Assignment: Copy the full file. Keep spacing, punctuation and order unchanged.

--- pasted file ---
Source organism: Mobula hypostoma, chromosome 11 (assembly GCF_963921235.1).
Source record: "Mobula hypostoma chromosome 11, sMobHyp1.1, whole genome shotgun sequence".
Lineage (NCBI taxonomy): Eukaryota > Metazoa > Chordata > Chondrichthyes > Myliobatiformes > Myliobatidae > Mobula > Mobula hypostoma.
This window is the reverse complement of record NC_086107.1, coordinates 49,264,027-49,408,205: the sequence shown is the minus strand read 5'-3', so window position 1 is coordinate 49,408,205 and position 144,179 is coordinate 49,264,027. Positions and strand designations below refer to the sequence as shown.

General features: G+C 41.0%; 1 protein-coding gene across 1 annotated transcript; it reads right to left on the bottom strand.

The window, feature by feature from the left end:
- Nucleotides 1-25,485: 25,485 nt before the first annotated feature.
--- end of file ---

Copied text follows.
Source organism: Mobula hypostoma, chromosome 11 (assembly GCF_963921235.1).
Source record: "Mobula hypostoma chromosome 11, sMobHyp1.1, whole genome shotgun sequence".
Lineage (NCBI taxonomy): Eukaryota > Metazoa > Chordata > Chondrichthyes > Myliobatiformes > Myliobatidae > Mobula > Mobula hypostoma.
This window is the reverse complement of record NC_086107.1, coordinates 49,264,027-49,408,205: the sequence shown is the minus strand read 5'-3', so window position 1 is coordinate 49,408,205 and position 144,179 is coordinate 49,264,027. Positions and strand designations below refer to the sequence as shown.

General features: G+C 41.0%; 1 protein-coding gene across 1 annotated transcript; it reads right to left on the bottom strand.

The window, feature by feature from the left end:
- Nucleotides 1-25,485: 25,485 nt before the first annotated feature.